• We’ve switched to an eco-friendly energy provider. This is actually cheaper because the company generates so much electricity via wind power that it can sell it back to the grid.
  • My partner and I both have blogs hosted with a wind-powered company :slight_smile:
  • We don’t have a car and both use bikes (I use an e-bike because I have Various Health Conditions). My partner hired an electric cargo bike a while back when he needed to shift a huge thing from one place to another.
  • We’re resolving not to fly anymore except super long haul (my partner wants to visit Japan for his 50th in 3 years which I’m saving up for). We’re planning a rail trip around Europe this year and my partner is biking the Outer Hebrides for 10 days next month.
  • We’re trying to buy less ‘stuff’ generally :confused:
  • We get a seasonal veg box delivered weekly (and try not to waste any of it! I am terrible for this.)
  • We recycle everything our local council allows (which isn’t everything so there is some stuff going to landfill).
  • A self-imposed rule not to buy new stationery, books, or tech unless I used up what I have first. (Or, if I REALLY want a book, library or Kindle.)
  • I got rid of my coffee pod machine and use a cafetiere now.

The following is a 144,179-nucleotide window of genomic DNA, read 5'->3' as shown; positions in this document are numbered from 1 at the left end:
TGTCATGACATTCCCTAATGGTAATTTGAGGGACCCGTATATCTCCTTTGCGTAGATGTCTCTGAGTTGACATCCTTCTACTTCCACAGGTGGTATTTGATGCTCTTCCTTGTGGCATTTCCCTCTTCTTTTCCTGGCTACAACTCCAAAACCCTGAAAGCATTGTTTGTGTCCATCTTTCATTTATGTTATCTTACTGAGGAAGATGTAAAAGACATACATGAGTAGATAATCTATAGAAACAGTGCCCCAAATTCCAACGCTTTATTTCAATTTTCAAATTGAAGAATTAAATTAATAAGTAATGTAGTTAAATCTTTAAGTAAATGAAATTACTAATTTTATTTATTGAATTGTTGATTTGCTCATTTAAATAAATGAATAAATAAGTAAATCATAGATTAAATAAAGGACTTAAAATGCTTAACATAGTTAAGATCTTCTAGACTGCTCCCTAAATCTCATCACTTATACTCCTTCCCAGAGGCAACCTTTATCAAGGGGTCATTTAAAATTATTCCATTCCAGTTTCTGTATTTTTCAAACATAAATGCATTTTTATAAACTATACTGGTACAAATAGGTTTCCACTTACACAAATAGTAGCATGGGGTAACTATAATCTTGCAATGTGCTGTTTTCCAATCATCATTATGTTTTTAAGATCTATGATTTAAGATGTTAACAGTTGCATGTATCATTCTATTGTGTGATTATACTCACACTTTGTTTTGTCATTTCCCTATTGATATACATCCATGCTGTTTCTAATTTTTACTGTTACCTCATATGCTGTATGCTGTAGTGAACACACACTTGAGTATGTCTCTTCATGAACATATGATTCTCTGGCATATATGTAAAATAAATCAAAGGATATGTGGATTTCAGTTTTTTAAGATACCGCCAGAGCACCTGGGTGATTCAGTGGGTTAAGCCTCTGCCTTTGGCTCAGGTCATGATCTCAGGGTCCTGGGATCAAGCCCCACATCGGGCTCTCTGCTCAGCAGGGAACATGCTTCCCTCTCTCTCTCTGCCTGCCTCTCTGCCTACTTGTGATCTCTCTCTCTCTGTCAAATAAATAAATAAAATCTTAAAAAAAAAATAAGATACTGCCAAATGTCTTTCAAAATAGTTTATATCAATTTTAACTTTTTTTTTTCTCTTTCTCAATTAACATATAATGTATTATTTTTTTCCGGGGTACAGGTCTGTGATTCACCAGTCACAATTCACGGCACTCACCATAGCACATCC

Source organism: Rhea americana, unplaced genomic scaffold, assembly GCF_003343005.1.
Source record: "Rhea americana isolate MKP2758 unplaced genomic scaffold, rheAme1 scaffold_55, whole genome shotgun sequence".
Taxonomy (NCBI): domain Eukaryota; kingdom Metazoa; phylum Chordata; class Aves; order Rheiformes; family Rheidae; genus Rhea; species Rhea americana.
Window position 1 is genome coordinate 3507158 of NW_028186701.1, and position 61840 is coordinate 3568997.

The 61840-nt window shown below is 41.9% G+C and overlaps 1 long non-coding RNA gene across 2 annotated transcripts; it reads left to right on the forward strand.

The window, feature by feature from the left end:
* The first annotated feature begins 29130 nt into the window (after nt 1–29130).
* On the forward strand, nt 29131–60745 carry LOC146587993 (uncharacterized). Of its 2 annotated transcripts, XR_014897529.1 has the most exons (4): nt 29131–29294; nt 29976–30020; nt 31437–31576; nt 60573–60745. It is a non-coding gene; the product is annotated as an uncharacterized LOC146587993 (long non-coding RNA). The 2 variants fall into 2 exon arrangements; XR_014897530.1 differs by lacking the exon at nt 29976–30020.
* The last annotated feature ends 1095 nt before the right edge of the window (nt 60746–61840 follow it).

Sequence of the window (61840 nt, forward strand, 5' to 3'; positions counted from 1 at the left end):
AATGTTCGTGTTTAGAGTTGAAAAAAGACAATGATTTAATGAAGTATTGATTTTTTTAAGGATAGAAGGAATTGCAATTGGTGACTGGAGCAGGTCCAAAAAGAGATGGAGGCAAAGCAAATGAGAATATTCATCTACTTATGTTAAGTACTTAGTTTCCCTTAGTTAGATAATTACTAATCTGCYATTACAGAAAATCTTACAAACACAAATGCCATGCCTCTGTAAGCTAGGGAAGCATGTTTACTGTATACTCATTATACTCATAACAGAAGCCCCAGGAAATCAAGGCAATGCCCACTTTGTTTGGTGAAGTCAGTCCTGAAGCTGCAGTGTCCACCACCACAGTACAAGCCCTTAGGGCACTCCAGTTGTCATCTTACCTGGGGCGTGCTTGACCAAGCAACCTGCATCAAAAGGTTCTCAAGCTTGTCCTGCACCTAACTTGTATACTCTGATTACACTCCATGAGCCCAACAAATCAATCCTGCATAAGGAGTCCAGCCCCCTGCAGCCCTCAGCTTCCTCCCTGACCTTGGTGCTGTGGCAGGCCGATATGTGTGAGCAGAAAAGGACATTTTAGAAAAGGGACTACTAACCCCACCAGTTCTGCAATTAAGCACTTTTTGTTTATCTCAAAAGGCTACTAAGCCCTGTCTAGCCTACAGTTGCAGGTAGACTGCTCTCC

• Allllll the tote bags.
  • Recently we switched to more environmentally cat food! I used Ethical Consumer to figure out what was best. (Also “Carbon Pawprint” is the cutest.)

I still have guilty pleasures like Violife vegan cheese (so much plastic) and yoghurts and out of season produce. We are VERY lucky to have such great resources (we’re just north of Manchester, UK) and we do try our best.

I agree with those above saying that advocating for systemic change is pretty much the most vital thing, though I still hear David Attenborough in my ear whenever I’m about to splurge on something with a massive carbon footprint… I prefer to do what I can within my means and that also influences the people around me if I’m lucky :slight_smile:

One of the best articles about being more eco-friendly that I read recently is this one: https://moralfibres.co.uk/why-you-shouldnt-throw-things-away-in-the-name-of-sustainability/